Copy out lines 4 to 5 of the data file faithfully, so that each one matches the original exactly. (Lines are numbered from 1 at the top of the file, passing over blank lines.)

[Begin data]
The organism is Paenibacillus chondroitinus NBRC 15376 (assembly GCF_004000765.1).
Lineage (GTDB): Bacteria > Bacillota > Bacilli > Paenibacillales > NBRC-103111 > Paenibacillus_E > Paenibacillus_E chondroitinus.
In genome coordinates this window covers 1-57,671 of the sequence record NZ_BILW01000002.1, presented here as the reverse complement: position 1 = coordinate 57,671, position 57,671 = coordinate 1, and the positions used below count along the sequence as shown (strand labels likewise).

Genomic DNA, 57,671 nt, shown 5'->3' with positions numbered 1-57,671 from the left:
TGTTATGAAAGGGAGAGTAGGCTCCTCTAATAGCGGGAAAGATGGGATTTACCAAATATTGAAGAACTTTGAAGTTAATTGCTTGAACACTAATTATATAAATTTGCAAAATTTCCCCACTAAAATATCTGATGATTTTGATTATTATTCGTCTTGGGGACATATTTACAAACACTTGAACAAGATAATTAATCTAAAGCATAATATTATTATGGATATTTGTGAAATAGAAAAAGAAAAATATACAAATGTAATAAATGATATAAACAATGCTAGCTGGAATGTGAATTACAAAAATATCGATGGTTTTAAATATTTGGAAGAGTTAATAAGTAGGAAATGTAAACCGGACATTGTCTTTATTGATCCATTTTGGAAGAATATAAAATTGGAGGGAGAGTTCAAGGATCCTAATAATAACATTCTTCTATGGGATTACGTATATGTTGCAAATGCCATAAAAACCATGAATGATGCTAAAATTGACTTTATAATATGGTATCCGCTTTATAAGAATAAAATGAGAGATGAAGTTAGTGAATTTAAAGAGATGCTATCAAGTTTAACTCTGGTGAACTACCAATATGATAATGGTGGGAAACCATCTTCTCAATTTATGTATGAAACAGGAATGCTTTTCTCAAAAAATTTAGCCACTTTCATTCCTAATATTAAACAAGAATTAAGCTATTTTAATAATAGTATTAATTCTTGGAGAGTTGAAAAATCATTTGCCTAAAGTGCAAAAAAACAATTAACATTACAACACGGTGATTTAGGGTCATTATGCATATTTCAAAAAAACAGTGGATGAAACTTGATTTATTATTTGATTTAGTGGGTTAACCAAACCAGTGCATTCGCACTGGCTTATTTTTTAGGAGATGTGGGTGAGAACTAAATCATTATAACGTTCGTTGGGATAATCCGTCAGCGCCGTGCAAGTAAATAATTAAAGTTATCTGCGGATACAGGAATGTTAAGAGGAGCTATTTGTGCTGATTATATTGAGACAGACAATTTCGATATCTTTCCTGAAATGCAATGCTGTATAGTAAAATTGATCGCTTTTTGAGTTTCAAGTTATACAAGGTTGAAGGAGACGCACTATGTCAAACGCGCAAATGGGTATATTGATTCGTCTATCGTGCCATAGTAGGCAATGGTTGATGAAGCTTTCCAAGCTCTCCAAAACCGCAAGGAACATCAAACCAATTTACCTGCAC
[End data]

Genomic DNA, 57,671 nt, shown 5'->3' with positions numbered 1-57,671 from the left:
TGTTATGAAAGGGAGAGTAGGCTCCTCTAATAGCGGGAAAGATGGGATTTACCAAATATTGAAGAACTTTGAAGTTAATTGCTTGAACACTAATTATATAAATTTGCAAAATTTCCCCACTAAAATATCTGATGATTTTGATTATTATTCGTCTTGGGGACATATTTACAAACACTTGAACAAGATAATTAATCTAAAGCATAATATTATTATGGATATTTGTGAAATAGAAAAAGAAAAATATACAAATGTAATAAATGATATAAACAATGCTAGCTGGAATGTGAATTACAAAAATATCGATGGTTTTAAATATTTGGAAGAGTTAATAAGTAGGAAATGTAAACCGGACATTGTCTTTATTGATCCATTTTGGAAGAATATAAAATTGGAGGGAGAGTTCAAGGATCCTAATAATAACATTCTTCTATGGGATTACGTATATGTTGCAAATGCCATAAAAACCATGAATGATGCTAAAATTGACTTTATAATATGGTATCCGCTTTATAAGAATAAAATGAGAGATGAAGTTAGTGAATTTAAAGAGATGCTATCAAGTTTAACTCTGGTGAACTACCAATATGATAATGGTGGGAAACCATCTTCTCAATTTATGTATGAAACAGGAATGCTTTTCTCAAAAAATTTAGCCACTTTCATTCCTAATATTAAACAAGAATTAAGCTATTTTAATAATAGTATTAATTCTTGGAGAGTTGAAAAATCATTTGCCTAAAGTGCAAAAAAACAATTAACATTACAACACGGTGATTTAGGGTCATTATGCATATTTCAAAAAAACAGTGGATGAAACTTGATTTATTATTTGATTTAGTGGGTTAACCAAACCAGTGCATTCGCACTGGCTTATTTTTTAGGAGATGTGGGTGAGAACTAAATCATTATAACGTTCGTTGGGATAATCCGTCAGCGCCGTGCAAGTAAATAATTAAAGTTATCTGCGGATACAGGAATGTTAAGAGGAGCTATTTGTGCTGATTATATTGAGACAGACAATTTCGATATCTTTCCTGAAATGCAATGCTGTATAGTAAAATTGATCGCTTTTTGAGTTTCAAGTTATACAAGGTTGAAGGAGACGCACTATGTCAAACGCGCAAATGGGTATATTGATTCGTCTATCGTGCCATAGTAGGCAATGGTTGATGAAGCTTTCCAAGCTCTCCAAAACCGCAAGGAACATCAAACCAATTTACCTGCAC